There was a bad batch of rings a while back (like decades ago).

There hasn't been a problem with rings ovalling since.

None at all.
"There are NO situations which do not call for a French Maid outfit." Lucky McSwervy

"~ya don't GET old by being weak & stupid!" - Airtwardo

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>Since everybody is getting into the minutiae, I suppose turning the rings might make it
>easier to tell if they've been stretched/warped/oblonged.

It might - but that never happens with modern rings.

It's fairly easy to tell when someone spins their rings a lot on cad-plated hardware. There's a circle of corrosion around the front of the middle ring from sliding against the large ring hundreds of times. You can also see the corrosion rubbing off inside the riser webbing that holds the middle ring. Since it's very visible from the front of the rig, you can tell exactly who didn't get the memo.

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A long time ago when I was a rigger a tandem had a chop and reserve deployment.

The main risers came back with the RSL missing. Considering all the possible factors I tore my hair out for a bit trying to figure out why it had come off and if the snap shackle (and any others still on the rigs) was defective.

After awhile I gave up and put it in the "S**t happens" bucket and moved on since I could detect no obvious problem with the rest of the RSL shackles.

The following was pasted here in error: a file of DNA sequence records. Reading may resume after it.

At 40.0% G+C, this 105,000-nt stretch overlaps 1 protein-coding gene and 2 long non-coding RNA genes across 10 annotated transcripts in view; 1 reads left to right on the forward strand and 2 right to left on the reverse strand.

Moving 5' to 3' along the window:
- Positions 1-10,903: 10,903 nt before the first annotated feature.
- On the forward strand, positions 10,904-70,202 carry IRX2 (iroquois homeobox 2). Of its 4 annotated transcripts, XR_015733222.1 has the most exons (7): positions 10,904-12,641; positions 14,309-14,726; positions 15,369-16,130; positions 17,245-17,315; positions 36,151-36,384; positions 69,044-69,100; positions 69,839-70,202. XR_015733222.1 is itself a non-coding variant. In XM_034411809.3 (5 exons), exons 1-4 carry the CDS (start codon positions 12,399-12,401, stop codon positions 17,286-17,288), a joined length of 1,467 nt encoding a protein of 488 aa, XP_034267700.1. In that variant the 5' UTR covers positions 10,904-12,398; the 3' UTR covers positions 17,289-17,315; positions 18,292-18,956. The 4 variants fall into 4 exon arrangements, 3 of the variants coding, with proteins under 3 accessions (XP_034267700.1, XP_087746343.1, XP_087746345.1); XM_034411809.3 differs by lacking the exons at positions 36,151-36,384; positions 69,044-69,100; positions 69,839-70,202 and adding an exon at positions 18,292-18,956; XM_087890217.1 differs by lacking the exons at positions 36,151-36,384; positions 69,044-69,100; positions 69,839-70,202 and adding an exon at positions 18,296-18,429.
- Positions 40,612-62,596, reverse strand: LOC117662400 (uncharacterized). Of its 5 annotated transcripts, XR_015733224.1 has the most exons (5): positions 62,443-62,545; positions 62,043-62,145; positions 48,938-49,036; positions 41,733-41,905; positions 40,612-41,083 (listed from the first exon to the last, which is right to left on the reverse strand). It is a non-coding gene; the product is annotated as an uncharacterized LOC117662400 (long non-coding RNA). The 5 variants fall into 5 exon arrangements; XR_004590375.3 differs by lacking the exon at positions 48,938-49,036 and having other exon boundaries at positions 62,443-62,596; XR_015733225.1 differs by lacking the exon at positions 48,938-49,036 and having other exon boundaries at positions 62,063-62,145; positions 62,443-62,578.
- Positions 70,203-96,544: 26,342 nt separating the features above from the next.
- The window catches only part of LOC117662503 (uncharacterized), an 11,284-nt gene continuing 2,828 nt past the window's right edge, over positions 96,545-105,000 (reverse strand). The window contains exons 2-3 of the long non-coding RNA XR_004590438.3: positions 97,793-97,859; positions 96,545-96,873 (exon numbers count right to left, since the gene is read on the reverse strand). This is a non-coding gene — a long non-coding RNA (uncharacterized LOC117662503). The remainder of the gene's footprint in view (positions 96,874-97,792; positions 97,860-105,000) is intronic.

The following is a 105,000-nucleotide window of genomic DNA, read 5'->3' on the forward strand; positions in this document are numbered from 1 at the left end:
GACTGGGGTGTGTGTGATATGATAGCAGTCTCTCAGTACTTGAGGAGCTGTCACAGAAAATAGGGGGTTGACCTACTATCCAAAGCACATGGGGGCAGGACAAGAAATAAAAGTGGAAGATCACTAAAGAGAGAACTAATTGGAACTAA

TL/DR: Apparently the shackles are not reliable in terms of staying shackled so yes, pull both handles.

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What would Vic Mackey do?

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chuckakers

***The rotation of rings indicates there is no additional friction.



Every generation of skydivers has people who "create" truth. Whoever taught you that either created that truth or was provided it by someone else who did.

I was taught to rotate the rings when I got my first three ring equipped rig.
I have since taught myself not to rotate the rings.
You have to be careful who you get your "truth" from.

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Just to get back to the original topic: I think another good reason to pull both handles is that in a stressful situation like an unrecoverable canopy malfunction you want to have one well-practised procedure that works in all cases.

You don't want to be wasting time and mental energy trying to decide which variant of your emergency procedures you should implement.